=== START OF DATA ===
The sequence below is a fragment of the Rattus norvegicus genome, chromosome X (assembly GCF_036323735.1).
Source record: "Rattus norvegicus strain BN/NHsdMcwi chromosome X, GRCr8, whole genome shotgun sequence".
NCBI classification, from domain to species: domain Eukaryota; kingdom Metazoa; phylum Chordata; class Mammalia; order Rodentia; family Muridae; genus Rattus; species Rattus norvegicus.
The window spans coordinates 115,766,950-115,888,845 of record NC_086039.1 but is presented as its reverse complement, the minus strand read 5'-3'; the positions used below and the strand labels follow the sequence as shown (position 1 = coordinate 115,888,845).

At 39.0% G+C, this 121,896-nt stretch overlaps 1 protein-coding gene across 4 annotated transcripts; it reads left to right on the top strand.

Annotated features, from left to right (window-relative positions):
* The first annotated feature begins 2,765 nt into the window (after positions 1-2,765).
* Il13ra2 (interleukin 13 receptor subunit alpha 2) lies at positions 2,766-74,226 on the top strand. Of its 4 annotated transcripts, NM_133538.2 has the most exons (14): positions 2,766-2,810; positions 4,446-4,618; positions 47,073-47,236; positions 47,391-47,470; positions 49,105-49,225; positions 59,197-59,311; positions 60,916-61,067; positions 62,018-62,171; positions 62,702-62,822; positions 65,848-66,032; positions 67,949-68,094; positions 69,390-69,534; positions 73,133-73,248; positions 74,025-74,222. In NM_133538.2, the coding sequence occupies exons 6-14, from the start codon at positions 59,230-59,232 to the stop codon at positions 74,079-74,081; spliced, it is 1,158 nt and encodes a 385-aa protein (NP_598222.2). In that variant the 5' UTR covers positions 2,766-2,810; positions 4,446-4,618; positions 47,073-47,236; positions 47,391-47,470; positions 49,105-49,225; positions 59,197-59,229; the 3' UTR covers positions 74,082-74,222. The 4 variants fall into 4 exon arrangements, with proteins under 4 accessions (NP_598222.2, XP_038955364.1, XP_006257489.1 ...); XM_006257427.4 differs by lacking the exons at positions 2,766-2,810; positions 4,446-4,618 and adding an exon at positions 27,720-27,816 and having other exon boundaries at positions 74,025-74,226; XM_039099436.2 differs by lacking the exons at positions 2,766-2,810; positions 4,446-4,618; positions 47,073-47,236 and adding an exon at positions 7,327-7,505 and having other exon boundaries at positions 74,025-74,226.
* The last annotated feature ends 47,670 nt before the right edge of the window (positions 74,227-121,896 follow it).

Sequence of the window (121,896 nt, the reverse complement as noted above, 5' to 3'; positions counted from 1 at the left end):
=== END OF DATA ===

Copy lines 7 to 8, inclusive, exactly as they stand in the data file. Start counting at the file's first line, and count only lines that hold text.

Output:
* The first annotated feature begins 2,765 nt into the window (after positions 1-2,765).
* Il13ra2 (interleukin 13 receptor subunit alpha 2) lies at positions 2,766-74,226 on the top strand. Of its 4 annotated transcripts, NM_133538.2 has the most exons (14): positions 2,766-2,810; positions 4,446-4,618; positions 47,073-47,236; positions 47,391-47,470; positions 49,105-49,225; positions 59,197-59,311; positions 60,916-61,067; positions 62,018-62,171; positions 62,702-62,822; positions 65,848-66,032; positions 67,949-68,094; positions 69,390-69,534; positions 73,133-73,248; positions 74,025-74,222. In NM_133538.2, the coding sequence occupies exons 6-14, from the start codon at positions 59,230-59,232 to the stop codon at positions 74,079-74,081; spliced, it is 1,158 nt and encodes a 385-aa protein (NP_598222.2). In that variant the 5' UTR covers positions 2,766-2,810; positions 4,446-4,618; positions 47,073-47,236; positions 47,391-47,470; positions 49,105-49,225; positions 59,197-59,229; the 3' UTR covers positions 74,082-74,222. The 4 variants fall into 4 exon arrangements, with proteins under 4 accessions (NP_598222.2, XP_038955364.1, XP_006257489.1 ...); XM_006257427.4 differs by lacking the exons at positions 2,766-2,810; positions 4,446-4,618 and adding an exon at positions 27,720-27,816 and having other exon boundaries at positions 74,025-74,226; XM_039099436.2 differs by lacking the exons at positions 2,766-2,810; positions 4,446-4,618; positions 47,073-47,236 and adding an exon at positions 7,327-7,505 and having other exon boundaries at positions 74,025-74,226.